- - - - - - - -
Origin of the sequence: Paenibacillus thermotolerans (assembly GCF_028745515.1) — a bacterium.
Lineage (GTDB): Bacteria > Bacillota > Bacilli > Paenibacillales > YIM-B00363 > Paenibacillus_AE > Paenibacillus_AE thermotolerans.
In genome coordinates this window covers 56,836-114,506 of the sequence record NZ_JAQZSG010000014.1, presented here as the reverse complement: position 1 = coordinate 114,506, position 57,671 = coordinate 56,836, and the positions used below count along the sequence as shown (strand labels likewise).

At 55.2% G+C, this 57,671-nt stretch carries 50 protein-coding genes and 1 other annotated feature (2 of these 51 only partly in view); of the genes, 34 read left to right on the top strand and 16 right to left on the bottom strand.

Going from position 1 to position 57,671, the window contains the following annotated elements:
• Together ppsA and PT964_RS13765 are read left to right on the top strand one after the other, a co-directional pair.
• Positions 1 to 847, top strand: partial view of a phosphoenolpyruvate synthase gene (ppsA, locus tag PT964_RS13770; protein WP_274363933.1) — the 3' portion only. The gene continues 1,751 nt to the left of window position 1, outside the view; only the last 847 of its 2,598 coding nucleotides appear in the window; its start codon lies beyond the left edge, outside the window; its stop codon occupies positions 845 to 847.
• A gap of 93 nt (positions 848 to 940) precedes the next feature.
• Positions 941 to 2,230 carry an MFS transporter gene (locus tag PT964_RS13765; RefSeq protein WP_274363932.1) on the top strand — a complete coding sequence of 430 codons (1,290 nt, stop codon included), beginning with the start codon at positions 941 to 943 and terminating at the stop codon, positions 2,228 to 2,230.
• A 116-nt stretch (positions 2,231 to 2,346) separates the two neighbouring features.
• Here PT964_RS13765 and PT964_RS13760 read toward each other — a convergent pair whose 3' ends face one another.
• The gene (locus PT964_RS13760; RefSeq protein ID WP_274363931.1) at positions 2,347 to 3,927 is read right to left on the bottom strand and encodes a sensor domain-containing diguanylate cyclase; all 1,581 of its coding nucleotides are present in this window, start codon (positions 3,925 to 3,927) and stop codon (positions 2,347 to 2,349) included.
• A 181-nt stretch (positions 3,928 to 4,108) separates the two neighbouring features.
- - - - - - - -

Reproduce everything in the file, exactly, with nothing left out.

Origin of the sequence: Paenibacillus thermotolerans (assembly GCF_028745515.1) — a bacterium.
Lineage (GTDB): Bacteria > Bacillota > Bacilli > Paenibacillales > YIM-B00363 > Paenibacillus_AE > Paenibacillus_AE thermotolerans.
In genome coordinates this window covers 56,836-114,506 of the sequence record NZ_JAQZSG010000014.1, presented here as the reverse complement: position 1 = coordinate 114,506, position 57,671 = coordinate 56,836, and the positions used below count along the sequence as shown (strand labels likewise).

At 55.2% G+C, this 57,671-nt stretch carries 50 protein-coding genes and 1 other annotated feature (2 of these 51 only partly in view); of the genes, 34 read left to right on the top strand and 16 right to left on the bottom strand.

Going from position 1 to position 57,671, the window contains the following annotated elements:
• Together ppsA and PT964_RS13765 are read left to right on the top strand one after the other, a co-directional pair.
• Positions 1 to 847, top strand: partial view of a phosphoenolpyruvate synthase gene (ppsA, locus tag PT964_RS13770; protein WP_274363933.1) — the 3' portion only. The gene continues 1,751 nt to the left of window position 1, outside the view; only the last 847 of its 2,598 coding nucleotides appear in the window; its start codon lies beyond the left edge, outside the window; its stop codon occupies positions 845 to 847.
• A gap of 93 nt (positions 848 to 940) precedes the next feature.
• Positions 941 to 2,230 carry an MFS transporter gene (locus tag PT964_RS13765; RefSeq protein WP_274363932.1) on the top strand — a complete coding sequence of 430 codons (1,290 nt, stop codon included), beginning with the start codon at positions 941 to 943 and terminating at the stop codon, positions 2,228 to 2,230.
• A 116-nt stretch (positions 2,231 to 2,346) separates the two neighbouring features.
• Here PT964_RS13765 and PT964_RS13760 read toward each other — a convergent pair whose 3' ends face one another.
• The gene (locus PT964_RS13760; RefSeq protein ID WP_274363931.1) at positions 2,347 to 3,927 is read right to left on the bottom strand and encodes a sensor domain-containing diguanylate cyclase; all 1,581 of its coding nucleotides are present in this window, start codon (positions 3,925 to 3,927) and stop codon (positions 2,347 to 2,349) included.
• A 181-nt stretch (positions 3,928 to 4,108) separates the two neighbouring features.